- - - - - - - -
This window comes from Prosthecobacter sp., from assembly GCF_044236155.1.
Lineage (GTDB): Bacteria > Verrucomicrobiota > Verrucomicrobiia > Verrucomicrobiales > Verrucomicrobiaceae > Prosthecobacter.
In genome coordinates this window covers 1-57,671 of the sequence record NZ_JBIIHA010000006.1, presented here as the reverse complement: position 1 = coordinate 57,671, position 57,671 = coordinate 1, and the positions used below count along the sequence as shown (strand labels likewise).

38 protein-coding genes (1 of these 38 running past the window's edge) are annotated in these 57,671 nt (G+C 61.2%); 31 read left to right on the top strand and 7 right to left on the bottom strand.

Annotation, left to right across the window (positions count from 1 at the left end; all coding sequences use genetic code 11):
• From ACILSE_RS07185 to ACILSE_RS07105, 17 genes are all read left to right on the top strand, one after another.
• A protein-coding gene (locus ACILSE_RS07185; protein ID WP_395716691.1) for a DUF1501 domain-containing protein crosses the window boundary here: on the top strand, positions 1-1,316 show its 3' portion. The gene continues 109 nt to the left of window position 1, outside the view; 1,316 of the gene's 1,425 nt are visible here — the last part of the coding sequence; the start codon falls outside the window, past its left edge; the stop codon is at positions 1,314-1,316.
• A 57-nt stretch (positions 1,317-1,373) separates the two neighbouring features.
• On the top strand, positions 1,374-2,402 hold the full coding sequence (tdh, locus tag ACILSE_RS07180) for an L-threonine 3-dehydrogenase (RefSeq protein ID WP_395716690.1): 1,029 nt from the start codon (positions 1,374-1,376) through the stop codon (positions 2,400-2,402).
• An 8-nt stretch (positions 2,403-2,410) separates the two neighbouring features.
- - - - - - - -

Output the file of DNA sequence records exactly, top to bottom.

This window comes from Prosthecobacter sp., from assembly GCF_044236155.1.
Lineage (GTDB): Bacteria > Verrucomicrobiota > Verrucomicrobiia > Verrucomicrobiales > Verrucomicrobiaceae > Prosthecobacter.
In genome coordinates this window covers 1-57,671 of the sequence record NZ_JBIIHA010000006.1, presented here as the reverse complement: position 1 = coordinate 57,671, position 57,671 = coordinate 1, and the positions used below count along the sequence as shown (strand labels likewise).

38 protein-coding genes (1 of these 38 running past the window's edge) are annotated in these 57,671 nt (G+C 61.2%); 31 read left to right on the top strand and 7 right to left on the bottom strand.

Annotation, left to right across the window (positions count from 1 at the left end; all coding sequences use genetic code 11):
• From ACILSE_RS07185 to ACILSE_RS07105, 17 genes are all read left to right on the top strand, one after another.
• A protein-coding gene (locus ACILSE_RS07185; protein ID WP_395716691.1) for a DUF1501 domain-containing protein crosses the window boundary here: on the top strand, positions 1-1,316 show its 3' portion. The gene continues 109 nt to the left of window position 1, outside the view; 1,316 of the gene's 1,425 nt are visible here — the last part of the coding sequence; the start codon falls outside the window, past its left edge; the stop codon is at positions 1,314-1,316.
• A 57-nt stretch (positions 1,317-1,373) separates the two neighbouring features.
• On the top strand, positions 1,374-2,402 hold the full coding sequence (tdh, locus tag ACILSE_RS07180) for an L-threonine 3-dehydrogenase (RefSeq protein ID WP_395716690.1): 1,029 nt from the start codon (positions 1,374-1,376) through the stop codon (positions 2,400-2,402).
• An 8-nt stretch (positions 2,403-2,410) separates the two neighbouring features.